I was in the middle of signing up for Zlio's online DIY shop service, when this unforgivable monstrosity presented itself. There's just no excuse for this degree of error. In fact, Zlio should apologise for the level of offence, frustration, and downright despair that they have caused me.
That's good ranting, lass. Keep 'em coming.
Sunday, 27 January 2008
The best graffiti ever?
Found on a Russian photo blog (warning: occasional arty nudity).
Saturday, 26 January 2008
I couldn't wait another eleven months to post this.
Friday, 25 January 2008
Before Christmas, I posted about the frightening use of apostrophes on MarloDee Designs' website. A few days ago we received notification of the following comment.
Hello! This is Marlo from MarloDee Designs. I think I have fixed all the punctuation errors on my website. Wow! I didn't mean to blind Heather. I did have a couple of people send me email's pointing out my faults(although the one sent to me was quite mean). But, maybe I deserved it. (oh by the way, I am in the process of redesigning two pages. So, if you visit again you will find that two of my pages will still have punctuation errors. I am sorry. I will have them corrected soon.) I didn't mean to offend anyone.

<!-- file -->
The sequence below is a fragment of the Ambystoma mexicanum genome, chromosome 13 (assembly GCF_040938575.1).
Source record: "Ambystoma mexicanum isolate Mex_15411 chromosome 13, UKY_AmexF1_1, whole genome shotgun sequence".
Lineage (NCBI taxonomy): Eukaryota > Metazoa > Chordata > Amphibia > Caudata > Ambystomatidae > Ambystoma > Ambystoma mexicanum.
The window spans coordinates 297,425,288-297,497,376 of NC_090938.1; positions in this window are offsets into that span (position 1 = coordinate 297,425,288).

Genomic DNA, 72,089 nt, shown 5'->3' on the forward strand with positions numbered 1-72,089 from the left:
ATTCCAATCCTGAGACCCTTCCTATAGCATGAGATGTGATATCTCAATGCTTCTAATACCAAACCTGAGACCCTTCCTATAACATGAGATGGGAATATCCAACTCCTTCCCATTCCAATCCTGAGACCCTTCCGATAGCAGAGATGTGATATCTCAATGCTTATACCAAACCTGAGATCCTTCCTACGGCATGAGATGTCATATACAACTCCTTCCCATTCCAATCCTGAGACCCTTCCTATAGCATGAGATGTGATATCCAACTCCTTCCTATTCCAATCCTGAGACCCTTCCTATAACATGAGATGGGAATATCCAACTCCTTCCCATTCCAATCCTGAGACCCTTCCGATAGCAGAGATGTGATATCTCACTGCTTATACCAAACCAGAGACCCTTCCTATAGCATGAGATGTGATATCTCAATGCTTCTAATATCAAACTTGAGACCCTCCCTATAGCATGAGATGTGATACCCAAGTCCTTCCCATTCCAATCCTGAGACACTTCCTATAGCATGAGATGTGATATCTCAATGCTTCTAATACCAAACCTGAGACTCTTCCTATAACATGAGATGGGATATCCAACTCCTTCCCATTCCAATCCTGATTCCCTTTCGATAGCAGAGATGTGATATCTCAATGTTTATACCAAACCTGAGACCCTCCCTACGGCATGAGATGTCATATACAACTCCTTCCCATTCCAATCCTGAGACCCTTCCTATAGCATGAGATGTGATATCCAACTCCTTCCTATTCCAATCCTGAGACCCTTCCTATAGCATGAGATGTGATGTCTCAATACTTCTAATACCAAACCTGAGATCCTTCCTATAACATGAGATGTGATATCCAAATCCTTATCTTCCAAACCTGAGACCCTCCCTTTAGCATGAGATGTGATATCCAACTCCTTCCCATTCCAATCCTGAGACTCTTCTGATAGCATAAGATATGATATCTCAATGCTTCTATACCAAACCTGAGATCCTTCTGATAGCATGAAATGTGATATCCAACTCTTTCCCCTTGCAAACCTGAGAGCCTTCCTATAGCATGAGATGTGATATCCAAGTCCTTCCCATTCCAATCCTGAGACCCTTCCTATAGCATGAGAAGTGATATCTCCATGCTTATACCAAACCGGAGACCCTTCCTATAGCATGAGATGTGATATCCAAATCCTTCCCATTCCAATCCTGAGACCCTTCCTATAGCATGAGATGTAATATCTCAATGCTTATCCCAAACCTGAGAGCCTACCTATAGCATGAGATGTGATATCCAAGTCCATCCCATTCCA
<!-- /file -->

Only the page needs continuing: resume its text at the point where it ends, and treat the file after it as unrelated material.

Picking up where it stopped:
Does anyone else find this response disarmingly charming? The fact that in this comment Marlo makes the very same mistake for which she was lambasted just adds to the charm, in my opinion. (Marlo dear, simple plurals don't need an apostrophe so "email's" is incorrect.)
A brief glance at Marlo's website confirms that she has corrected many (although not all) of the errors, so we can take her off The List.
Marlo, thank you for your delightful comment, I am pleased you are trying to change your apostrophe abusing ways. As they say, the first step is admitting you have a problem and asking for help. I apologise for the over-exuberance of some of our readers but to stretch that A.A. analogy, think of their rudeness as an intervention.